For more information, visit WarsawTour.com.
Few symbols mark the separation of “East” versus “West” more poignantly than the Berlin Wall. Built and re-built three times — each time bigger and stronger — anyone caught trying to cross this barrier was shot on sight. Today you can still see traces of the “Anti-Fascist Protective Wall” throughout the city, but the real history is found in the museums and memorials. The Berlin Wall Memorial and Documentation Centre — which includes part of the wall along with a border strip and watch tower — offers a glimpse of the wall’s construction along with important archives and documentation.
But there’s more: the Marienfelde Refugee Center Museum recounts the 4 million people who escaped East Germany, and the “Story of Berlin” takes you through a former nuclear bomb shelter long hidden beneath the city. The DDR Museum explores everyday life in the Germany Democratic Republic as well as themes including the economy.
For more information, see Visit Berlin.
Think “red” and chances are this historic city comes to mind. While the February and October Revolutions happened in St. Petersburg, Moscow was also the site of many historic events during the communist era and is home to many icons, like the Kremlin where the victims of the October revolution are buried beneath the wall. The Father of the Revolution, Vladimir Lenin, is still on view in his mausoleum, and the Central Armed Forces Museum chronicles the country’s military might through civil war, World Wars and more recent conflicts.
And while it has become famous for its military parades, Red Square didn’t get its name from communism — the square was named in the 17th Century, and “red” originally meant “beautiful”. Now it’s a site for big events from rock concerts to festivals.
For more information, see Moscow.info.
Looking for something a little closer to home? Named after the prime minister who commissioned them, John Diefenbaker, the “diefenbunkers” were set up to provide shelter during a nuclear attack. The largest, measuring some 100,000 square feet, is now Canada’s Cold War Museum and a National Historic Site. Located in the village of Carp just outside of Ottawa, the museum takes visitors back in time to 1960s era government rooms and living quarters. Some of the highlights include the Prime Minister’s suite, the War Cabinet Room, the CBC Radio studio, the Emergency Government Situation Centre and the Bank of Canada vault — reputedly built to store Canada’s stash of gold bars.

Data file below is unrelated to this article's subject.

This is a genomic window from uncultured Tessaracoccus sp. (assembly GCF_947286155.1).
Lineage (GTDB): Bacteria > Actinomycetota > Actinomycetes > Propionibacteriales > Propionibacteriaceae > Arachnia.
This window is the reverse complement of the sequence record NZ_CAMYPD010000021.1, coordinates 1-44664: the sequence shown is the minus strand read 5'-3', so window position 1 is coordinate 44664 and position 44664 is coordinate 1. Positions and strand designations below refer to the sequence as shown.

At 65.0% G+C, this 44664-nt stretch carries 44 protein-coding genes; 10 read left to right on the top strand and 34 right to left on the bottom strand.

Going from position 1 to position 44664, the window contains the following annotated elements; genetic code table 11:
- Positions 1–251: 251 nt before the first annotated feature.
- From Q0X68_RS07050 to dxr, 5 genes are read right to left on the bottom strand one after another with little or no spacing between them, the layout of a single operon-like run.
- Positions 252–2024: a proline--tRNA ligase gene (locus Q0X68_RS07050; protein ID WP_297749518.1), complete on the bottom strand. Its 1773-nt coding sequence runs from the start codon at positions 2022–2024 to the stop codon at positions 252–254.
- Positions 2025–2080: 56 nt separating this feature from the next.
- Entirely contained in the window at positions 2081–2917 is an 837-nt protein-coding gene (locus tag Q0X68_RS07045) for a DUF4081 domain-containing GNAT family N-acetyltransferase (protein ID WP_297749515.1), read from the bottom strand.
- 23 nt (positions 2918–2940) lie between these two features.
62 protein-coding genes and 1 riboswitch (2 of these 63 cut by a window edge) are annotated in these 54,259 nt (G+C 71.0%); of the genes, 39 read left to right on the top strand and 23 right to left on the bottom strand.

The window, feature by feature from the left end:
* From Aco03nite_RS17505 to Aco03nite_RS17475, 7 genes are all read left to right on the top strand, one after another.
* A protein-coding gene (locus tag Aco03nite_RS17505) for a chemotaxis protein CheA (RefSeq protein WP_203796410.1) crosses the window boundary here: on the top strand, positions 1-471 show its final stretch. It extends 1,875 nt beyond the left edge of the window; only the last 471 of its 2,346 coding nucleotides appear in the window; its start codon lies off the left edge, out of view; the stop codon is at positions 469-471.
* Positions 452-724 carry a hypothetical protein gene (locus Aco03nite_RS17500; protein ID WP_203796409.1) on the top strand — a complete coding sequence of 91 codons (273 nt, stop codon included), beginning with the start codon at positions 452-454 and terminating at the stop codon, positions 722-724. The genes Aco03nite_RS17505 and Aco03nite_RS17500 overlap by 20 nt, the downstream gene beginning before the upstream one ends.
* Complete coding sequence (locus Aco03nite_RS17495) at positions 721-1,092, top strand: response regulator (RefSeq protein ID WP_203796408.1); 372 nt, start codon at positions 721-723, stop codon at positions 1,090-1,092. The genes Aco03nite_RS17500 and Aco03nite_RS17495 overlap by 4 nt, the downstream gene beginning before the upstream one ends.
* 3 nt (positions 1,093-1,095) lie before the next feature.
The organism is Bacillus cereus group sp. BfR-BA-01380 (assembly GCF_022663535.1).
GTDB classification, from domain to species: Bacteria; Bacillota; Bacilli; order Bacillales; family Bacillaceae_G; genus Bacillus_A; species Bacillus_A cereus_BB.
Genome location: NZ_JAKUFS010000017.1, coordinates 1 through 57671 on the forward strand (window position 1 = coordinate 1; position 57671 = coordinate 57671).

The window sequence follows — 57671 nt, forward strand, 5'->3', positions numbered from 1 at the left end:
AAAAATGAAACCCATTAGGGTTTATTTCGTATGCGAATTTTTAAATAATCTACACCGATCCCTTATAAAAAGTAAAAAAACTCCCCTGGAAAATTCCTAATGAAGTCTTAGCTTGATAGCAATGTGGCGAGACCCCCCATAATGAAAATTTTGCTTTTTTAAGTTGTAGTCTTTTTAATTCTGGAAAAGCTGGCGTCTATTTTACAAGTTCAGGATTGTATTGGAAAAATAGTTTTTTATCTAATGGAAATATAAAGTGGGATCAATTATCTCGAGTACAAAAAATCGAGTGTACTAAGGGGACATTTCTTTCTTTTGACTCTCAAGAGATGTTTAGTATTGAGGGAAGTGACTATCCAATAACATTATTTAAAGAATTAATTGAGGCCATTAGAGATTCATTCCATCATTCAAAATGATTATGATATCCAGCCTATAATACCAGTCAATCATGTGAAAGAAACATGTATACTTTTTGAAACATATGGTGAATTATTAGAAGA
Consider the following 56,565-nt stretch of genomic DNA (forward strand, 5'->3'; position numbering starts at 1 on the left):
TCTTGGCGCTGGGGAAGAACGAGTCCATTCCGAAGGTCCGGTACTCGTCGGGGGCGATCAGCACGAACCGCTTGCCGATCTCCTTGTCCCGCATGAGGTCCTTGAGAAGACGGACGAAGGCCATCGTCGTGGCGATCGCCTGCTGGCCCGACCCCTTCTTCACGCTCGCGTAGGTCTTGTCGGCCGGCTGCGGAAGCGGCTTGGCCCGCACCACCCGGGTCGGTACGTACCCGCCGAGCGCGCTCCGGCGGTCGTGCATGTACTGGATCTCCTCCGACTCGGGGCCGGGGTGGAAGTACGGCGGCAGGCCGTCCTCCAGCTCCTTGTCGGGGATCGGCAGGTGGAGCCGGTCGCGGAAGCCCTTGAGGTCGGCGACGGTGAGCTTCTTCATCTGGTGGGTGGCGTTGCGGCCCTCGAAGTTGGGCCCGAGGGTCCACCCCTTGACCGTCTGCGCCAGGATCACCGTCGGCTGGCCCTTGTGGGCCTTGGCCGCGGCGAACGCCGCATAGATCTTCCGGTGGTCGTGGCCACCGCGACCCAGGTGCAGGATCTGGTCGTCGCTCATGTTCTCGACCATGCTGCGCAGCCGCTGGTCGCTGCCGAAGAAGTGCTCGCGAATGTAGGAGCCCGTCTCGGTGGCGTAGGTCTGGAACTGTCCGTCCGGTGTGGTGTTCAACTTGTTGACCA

Tickets are $14 for adults and $13 for seniors, and guided tours are available year round. For more information, visit www.diefenbunker.ca.
White Sulphur Springs, West Virginia
Hidden for decades, the Greenbrier Bunker was carved into the mountains beneath the West Virginia Wing of the Greenbrier Hotel during the 1950s to house the U.S. Congress in the event of a nuclear attack. After the fall of the Soviet Union, it wasn’t long before the secret of this former U.S. Government Relocation Facility got out and now the 110,000 square foot shelter is open for public viewing. The shelter includes living quarters for about 1100 people in addition to meeting rooms, a pharmacy, hospital meeting rooms and its own power plant.
Interesting in taking a look? Tours are available to hotel guests and cost $30 USD per adult and $15 per child. For more information, see the Greenbrier Hotel website.
Naturally, these are just a few of the many places to get a glimpse of communist-era life and history. Many other countries were part of the Communist Bloc and USSR, including Romania, Belarus, Albania, Bulgaria, Slovakia, the Czech Republic and Ukraine. There’s a lot of history — some of it serious, some of it more light-hearted — throughout the many countries whose stories have been changed by this political system.
Additional sources: BBC News